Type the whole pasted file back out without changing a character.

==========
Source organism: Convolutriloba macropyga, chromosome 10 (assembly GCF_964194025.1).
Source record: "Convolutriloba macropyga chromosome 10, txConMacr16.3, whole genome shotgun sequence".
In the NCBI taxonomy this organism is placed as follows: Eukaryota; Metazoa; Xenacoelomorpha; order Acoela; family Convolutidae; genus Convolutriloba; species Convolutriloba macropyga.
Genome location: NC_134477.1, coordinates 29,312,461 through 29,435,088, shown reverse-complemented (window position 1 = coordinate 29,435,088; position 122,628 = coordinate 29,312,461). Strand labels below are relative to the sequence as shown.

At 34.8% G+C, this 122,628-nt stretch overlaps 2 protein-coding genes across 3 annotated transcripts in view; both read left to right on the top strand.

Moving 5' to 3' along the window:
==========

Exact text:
Source organism: Convolutriloba macropyga, chromosome 10 (assembly GCF_964194025.1).
Source record: "Convolutriloba macropyga chromosome 10, txConMacr16.3, whole genome shotgun sequence".
In the NCBI taxonomy this organism is placed as follows: Eukaryota; Metazoa; Xenacoelomorpha; order Acoela; family Convolutidae; genus Convolutriloba; species Convolutriloba macropyga.
Genome location: NC_134477.1, coordinates 29,312,461 through 29,435,088, shown reverse-complemented (window position 1 = coordinate 29,435,088; position 122,628 = coordinate 29,312,461). Strand labels below are relative to the sequence as shown.

At 34.8% G+C, this 122,628-nt stretch overlaps 2 protein-coding genes across 3 annotated transcripts in view; both read left to right on the top strand.

Moving 5' to 3' along the window: